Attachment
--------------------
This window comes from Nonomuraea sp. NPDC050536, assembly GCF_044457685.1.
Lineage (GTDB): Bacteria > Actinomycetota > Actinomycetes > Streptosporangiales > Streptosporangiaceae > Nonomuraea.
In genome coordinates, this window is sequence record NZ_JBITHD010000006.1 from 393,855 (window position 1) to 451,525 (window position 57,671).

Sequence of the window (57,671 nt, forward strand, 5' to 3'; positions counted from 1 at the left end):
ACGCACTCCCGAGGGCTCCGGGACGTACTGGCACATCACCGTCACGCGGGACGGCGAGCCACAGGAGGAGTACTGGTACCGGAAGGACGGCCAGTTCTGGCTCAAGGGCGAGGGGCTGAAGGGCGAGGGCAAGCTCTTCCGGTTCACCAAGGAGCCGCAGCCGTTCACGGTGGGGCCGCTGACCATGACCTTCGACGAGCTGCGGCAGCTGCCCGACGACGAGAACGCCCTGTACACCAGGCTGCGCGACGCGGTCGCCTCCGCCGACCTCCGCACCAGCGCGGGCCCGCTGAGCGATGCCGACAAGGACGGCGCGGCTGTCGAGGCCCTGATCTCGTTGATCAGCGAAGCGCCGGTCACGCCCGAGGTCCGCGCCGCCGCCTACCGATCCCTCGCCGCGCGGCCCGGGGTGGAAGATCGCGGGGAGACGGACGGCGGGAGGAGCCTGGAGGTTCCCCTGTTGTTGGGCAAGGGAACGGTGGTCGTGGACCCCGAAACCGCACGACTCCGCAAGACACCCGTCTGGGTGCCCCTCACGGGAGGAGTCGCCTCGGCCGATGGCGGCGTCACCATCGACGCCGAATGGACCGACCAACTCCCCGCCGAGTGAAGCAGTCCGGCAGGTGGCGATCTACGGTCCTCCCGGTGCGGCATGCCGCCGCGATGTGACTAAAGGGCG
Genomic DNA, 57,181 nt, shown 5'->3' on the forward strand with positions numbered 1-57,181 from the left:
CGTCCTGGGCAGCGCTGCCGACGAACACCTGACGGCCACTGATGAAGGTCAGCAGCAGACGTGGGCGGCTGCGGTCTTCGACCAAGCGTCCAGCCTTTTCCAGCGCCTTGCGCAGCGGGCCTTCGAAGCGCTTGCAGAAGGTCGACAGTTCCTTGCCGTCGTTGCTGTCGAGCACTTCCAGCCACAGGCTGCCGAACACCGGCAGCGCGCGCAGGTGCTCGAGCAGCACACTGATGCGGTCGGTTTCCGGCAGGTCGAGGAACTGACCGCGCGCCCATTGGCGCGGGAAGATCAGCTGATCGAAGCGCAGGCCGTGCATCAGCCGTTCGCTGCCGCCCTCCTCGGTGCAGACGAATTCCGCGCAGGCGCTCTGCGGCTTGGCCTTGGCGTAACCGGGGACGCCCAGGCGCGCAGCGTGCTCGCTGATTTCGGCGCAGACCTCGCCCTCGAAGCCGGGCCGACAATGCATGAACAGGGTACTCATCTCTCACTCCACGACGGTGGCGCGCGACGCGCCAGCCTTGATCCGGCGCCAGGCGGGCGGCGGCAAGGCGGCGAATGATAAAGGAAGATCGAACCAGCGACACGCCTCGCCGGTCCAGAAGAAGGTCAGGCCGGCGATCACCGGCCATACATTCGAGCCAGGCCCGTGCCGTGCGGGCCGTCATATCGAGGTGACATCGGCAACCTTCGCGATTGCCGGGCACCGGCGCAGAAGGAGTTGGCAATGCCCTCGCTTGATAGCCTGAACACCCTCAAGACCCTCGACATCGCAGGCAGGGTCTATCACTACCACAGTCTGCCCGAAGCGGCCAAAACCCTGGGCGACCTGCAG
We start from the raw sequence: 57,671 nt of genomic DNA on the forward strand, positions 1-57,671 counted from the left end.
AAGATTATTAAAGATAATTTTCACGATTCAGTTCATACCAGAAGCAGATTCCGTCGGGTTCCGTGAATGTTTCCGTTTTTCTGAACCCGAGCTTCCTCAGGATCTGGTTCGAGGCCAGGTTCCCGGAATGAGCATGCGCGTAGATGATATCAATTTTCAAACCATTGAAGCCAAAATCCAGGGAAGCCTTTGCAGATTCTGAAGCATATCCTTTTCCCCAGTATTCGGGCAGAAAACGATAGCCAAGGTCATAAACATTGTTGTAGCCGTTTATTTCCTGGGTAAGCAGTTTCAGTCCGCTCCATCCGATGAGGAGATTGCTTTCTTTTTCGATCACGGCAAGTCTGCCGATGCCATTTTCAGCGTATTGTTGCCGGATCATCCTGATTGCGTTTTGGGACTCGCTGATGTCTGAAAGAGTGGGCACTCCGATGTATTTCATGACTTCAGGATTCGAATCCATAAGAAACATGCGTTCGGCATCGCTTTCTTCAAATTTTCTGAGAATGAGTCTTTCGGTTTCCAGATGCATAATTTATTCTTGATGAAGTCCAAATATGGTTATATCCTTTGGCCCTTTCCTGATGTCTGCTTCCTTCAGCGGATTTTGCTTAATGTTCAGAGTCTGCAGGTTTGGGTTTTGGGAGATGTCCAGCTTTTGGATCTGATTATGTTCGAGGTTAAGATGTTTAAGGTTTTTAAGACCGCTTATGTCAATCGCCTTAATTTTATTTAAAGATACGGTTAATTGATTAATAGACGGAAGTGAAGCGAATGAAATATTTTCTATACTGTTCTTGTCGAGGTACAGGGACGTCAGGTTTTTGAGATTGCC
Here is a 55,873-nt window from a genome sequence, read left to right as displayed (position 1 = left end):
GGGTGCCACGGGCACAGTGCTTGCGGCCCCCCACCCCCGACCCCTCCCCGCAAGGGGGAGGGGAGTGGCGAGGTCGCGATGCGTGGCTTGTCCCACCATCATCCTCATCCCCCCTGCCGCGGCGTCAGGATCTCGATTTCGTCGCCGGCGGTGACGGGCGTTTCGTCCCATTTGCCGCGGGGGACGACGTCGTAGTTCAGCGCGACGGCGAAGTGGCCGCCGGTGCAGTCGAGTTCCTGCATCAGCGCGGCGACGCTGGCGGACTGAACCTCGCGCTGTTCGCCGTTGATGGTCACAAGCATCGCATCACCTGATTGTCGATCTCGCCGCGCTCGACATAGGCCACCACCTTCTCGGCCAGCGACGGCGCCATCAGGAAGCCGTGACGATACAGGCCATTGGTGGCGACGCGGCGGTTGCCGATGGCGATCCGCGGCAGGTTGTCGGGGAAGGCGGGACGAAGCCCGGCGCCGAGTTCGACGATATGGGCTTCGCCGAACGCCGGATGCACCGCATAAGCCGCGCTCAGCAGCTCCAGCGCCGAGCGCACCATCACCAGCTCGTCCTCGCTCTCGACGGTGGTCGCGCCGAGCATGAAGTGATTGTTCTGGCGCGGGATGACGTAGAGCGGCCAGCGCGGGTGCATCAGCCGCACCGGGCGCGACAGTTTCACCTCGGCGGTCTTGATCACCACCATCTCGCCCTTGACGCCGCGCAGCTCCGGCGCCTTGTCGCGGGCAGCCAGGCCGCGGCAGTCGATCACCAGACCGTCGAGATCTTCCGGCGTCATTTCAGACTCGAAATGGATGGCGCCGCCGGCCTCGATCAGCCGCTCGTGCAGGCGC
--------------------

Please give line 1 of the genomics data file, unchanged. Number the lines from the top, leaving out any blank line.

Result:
This window comes from Nonomuraea sp. NPDC050536, assembly GCF_044457685.1.